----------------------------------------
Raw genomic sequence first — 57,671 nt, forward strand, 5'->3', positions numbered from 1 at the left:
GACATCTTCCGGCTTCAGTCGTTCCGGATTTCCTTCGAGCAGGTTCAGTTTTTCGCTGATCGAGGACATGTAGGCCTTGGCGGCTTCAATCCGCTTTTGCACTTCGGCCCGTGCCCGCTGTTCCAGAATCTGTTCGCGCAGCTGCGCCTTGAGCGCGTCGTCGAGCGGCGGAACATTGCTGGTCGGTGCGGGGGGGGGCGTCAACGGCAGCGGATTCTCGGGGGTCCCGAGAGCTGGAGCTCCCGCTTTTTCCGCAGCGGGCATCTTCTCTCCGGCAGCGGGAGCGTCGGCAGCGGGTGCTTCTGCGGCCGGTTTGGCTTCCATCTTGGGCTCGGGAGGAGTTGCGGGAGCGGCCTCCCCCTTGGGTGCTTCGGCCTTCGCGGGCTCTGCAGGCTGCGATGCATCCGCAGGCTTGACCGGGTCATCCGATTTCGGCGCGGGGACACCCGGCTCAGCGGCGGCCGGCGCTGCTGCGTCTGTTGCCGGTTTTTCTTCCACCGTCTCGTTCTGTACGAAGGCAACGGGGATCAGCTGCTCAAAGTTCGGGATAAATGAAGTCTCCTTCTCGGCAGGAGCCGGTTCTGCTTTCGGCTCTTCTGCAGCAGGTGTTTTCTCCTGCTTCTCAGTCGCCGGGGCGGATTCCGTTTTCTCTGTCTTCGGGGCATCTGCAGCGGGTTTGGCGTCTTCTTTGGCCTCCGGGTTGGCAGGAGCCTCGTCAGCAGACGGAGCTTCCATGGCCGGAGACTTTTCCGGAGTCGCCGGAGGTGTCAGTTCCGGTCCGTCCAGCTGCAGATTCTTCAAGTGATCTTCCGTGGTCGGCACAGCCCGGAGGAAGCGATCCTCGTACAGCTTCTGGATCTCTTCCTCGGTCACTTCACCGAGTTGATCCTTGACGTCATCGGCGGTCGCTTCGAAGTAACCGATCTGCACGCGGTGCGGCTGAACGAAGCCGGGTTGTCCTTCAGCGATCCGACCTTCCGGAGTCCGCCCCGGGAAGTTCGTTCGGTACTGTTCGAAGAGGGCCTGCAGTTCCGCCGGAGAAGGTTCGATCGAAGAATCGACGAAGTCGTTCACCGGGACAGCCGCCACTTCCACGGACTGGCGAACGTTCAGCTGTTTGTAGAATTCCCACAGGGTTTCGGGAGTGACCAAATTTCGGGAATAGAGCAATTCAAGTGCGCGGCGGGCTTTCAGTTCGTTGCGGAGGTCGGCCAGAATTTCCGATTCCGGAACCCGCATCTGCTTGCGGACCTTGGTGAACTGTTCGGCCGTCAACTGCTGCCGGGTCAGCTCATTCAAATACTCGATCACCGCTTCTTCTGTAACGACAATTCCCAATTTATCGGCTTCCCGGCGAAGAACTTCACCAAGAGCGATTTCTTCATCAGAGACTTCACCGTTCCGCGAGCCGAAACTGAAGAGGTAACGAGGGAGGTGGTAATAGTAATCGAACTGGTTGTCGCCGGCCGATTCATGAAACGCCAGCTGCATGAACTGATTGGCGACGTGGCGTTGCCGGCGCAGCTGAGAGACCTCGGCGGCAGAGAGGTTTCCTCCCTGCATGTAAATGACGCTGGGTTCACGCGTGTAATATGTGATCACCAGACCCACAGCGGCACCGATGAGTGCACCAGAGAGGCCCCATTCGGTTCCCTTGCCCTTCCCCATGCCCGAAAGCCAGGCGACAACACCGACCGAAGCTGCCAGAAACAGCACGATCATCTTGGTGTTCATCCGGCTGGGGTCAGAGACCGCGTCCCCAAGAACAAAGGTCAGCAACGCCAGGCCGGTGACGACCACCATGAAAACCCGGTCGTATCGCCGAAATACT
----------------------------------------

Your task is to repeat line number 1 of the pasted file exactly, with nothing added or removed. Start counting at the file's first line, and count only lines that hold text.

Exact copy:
Raw genomic sequence first — 57,671 nt, forward strand, 5'->3', positions numbered from 1 at the left: